Farmers are not buying that and say that the new laws would instead pave the way for the government to stop buying the crops at guaranteed prices, leaving them at the “mercy of private buyers” fixing prices.

Bhanu Pratar Singh, president of the Indian Farmers’ Association, said: “Our basic demand is that the government gives us in writing that the Minimum Support Price (MSP) that the government gives to farm produce should be codified in law in the farm laws.”

Protests escalated last week when tens of thousands of farmers marched to New Delhi, with a majority saying that the new laws would also allow traders to stockpile grains, which they fear will lead to rising prices and more profit for traders amid the coronavirus pandemic.

The demonstrations led to clashes with police, who used tear gas, water cannons and batons against protesters.

Farmers sell their products at wholesale markets owned by the government, which also sets the MSP for grains.

All of that could change with the entry of new market players in the agricultural sector, where individual market prices could supersede the MSP, Jagjit Singh Dalewal of the Indian Farmers’ Union, a joint forum for 30 farm unions, told Arab News.

“It will leave us at the mercy of the big business houses. We don’t want that uncertainty,” he said.

“The traditional market system and the MSP have sustained farmers in Punjab and Haryana for a long time. They assured us a guaranteed price which is higher than the market. The new farm laws deprive us of that,” Dalewal added.

On Tuesday, talks between officials and the farmers’ union failed after the latter rejected an offer to establish a committee on the issue.

A joint statement released by farmers’ groups said that they found the offer “an attempt to buy time without addressing the real issue.”

The next round of talks is expected to begin on Thursday.

“Most of the farmers in India have small landholding, and they cannot compete with the big corporate houses,” Sunil Pradhan, a farmer based in Greater Noida, a suburban city of Delhi, told Arab News.

“A farmer having less than two hectares of land cannot have bargaining power with the corporate groups. He will succumb to pressure and become a pawn in the hands of the big players. Such farmers need government protection,” he added.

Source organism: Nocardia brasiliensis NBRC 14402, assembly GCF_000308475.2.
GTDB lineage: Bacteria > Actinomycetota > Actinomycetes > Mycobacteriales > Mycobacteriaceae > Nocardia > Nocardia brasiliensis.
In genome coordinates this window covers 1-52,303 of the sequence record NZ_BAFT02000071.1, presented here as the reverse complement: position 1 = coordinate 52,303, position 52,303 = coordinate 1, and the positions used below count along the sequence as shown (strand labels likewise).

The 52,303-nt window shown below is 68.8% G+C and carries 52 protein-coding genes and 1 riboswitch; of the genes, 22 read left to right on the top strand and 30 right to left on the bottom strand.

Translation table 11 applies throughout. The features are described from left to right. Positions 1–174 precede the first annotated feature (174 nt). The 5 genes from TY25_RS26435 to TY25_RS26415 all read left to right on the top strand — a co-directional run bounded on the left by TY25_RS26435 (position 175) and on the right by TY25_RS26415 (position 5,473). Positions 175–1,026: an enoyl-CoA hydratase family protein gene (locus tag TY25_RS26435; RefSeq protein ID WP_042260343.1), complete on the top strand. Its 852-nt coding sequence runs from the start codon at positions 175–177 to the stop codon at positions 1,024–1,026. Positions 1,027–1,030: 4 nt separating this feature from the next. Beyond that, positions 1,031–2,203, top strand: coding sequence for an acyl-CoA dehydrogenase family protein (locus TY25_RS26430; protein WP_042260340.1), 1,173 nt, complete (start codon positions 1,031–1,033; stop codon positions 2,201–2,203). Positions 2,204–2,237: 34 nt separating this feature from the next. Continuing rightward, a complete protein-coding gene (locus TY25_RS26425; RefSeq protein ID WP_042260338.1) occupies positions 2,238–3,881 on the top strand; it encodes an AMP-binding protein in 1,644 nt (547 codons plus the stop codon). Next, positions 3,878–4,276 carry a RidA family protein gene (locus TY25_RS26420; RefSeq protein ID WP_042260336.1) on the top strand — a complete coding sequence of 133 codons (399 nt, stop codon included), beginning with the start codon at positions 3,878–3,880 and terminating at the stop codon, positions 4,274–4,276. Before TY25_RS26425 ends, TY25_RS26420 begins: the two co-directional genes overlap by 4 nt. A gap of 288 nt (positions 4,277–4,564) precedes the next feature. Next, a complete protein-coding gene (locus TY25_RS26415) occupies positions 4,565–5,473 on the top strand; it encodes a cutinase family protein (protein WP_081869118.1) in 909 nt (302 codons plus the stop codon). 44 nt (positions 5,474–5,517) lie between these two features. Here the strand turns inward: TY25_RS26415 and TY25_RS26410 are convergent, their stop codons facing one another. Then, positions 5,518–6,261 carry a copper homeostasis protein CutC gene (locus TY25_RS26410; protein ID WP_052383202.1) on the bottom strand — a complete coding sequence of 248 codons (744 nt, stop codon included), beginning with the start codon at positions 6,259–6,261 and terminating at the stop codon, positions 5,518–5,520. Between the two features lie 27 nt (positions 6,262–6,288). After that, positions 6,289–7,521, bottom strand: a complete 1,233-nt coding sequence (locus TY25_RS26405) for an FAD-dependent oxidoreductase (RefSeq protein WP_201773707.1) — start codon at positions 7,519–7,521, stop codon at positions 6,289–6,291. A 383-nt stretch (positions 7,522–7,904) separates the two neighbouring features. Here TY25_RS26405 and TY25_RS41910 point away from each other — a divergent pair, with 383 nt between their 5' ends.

The government says that the new laws are not “anti-farmer.”

“The new agricultural law implemented by the government is not anti-farmer at all,” Information and Technology Minister Ravi Shankara Prasad said on Wednesday.

“Under this bill, the safety net of the MSP will remain and will also add new options that the farmers have. Farmers will be able to enter into direct agreements for sale of food grains with production companies,” he tweeted on Wednesday.

Economists have questioned the claims, drawing attention to the “genuine” concerns of farmers.

“Many small farmers are worried that the free market in the agriculture sector will dispossess many small farmers of their lands, which will become corporatized, and they will become landless,” New Delhi-based Prof. Arun Kumar of Jawaharlal Nehru University, told Arab News.

“The government is not doing enough to address the existential concerns of the farmers,” he added.

Kumar said that “86 percent of the farmers are small farmers and cultivate less than 2 hectares of land.”

He added: “They generate a small income, and fear that the new laws will not give them the right kind of prices and that they will become landless laborers.”

Most of the farmers have camped along the Delhi border for the past week and refuse to move to a designated protest site allocated by the government.

“We have been protesting since September in Punjab, but the government has been ignoring us. Now we are at the gate of Delhi and suddenly the government is desperate to engage us for talks,” Punjab-based farmer Sarwan Pandher told Arab News.

According to one estimate, more than 50,000 farmers are camping in different borders of Delhi, with medical professionals sounding the alarm over a possible spike in coronavirus cases due to the large gatherings.

“I blame the government for playing with the lives of the people. They should understand the gravity of the pandemic and address the farmer issue urgently,” Dr. Harjit Singh Bhatti of Progressive Medicos and Scientists Forum told Arab News.